FIG. 4 is an enlarged view of a portion of the embodiment shown in FIG. 3.

FIG. 5 illustrates a downhole electrical generator for powering one or more downhole tools in combination with a positive displacement motor positioned above the generator.

FIG. 6 illustrates a portion of a downhole generator powered by a positive displacement motor with a lower positive displacement motor rotating a drill bit.

FIG. 7 is an enlarged view of the orifice in the flow restriction.

FIG. 8 is an enlarged view of the exhaust ports in the housing.

DETAILED DESCRIPTION OF PREFERRED EMBODIMENTS

FIG. 1 depicts one embodiment of a downhole generator 10 for positioning in a well. A generator 10 shown in FIG. 1 is positioned on a tubular string or work string, which includes one or more powered devices 16. The generator and the work string form an annulus between an exterior of the generator or work string and the interior of drill string 12, which may include one or more collars 14 to provide sufficient weight for a downhole drilling operation. FIG. 1 further illustrates bottom hole components 17 and 18 at the lower end of the string, which as discussed subsequently may include a positive displacement motor (PDM) for rotating the bit 22. Bit box 20 may also be rotated by rotating the drill string 12, thereby directly rotating the bit 22.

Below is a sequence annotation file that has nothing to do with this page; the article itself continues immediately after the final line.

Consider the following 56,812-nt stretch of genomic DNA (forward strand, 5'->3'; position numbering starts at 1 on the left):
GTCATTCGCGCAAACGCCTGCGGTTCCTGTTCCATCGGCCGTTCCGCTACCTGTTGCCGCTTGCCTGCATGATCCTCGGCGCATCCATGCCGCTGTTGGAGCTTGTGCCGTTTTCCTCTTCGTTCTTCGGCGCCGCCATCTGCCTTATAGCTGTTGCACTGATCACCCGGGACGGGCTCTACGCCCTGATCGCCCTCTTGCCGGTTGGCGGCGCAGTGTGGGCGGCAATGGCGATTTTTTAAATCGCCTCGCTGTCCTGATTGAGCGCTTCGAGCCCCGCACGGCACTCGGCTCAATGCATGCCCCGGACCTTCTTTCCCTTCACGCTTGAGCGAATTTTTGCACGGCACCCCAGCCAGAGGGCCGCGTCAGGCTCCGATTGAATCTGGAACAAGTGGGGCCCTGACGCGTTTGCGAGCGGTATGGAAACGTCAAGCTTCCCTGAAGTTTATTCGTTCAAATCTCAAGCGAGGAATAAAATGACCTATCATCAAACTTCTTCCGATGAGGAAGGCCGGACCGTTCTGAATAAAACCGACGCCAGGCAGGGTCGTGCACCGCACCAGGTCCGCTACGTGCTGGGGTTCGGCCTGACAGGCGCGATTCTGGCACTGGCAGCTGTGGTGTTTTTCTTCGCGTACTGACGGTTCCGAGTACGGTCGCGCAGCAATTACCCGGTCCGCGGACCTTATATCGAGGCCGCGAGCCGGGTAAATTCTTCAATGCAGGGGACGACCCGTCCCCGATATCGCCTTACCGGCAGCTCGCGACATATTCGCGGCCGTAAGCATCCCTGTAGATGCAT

The generator 10 as shown in FIG. 1 includes a generally tubular housing 24, which as shown in FIG. 1 includes one or more inlet ports 26 extending radially through the housing. A rotary shaft 40, which may be a flexible shaft, is positioned at least partially within the housing 24. The shaft 40 is rotated by the progressive cavity pump, which consists of progressive cavity housing 28 having its bore in fluid communication with the ports 26, and a progressive cavity rotor 30 within the progressive cavity housing and rotating in response to fluid passing through the progressive cavity housing to rotate the shaft 40. An annulus or other radial spacing 34 is provided between an interior of the drill string 12 and an exterior surface of progressive cavity housing, and restriction 36 in the annulus downstream from the ports 26 controls the fluid flow through the annulus and past the restriction, and thereby the fluid flow through the progressive cavity housing.

In a preferring embodiment, the restriction 36 is adjustable, either by changing out the restriction at the surface and by putting in a larger or smaller restriction, or by providing a restriction which is responsive to the energy from the generator to selectively actuate and radially move pads to increase or decrease the flow restriction. Other techniques may be used to vary the effective size of the restriction 36. Another progressive cavity restriction 38 may be provided in fluid communication with the bore through the progressive cavity pump, and further restricts the fluid flow through the progressive cavity housing. The restriction 38 may be a selectively sized orifice.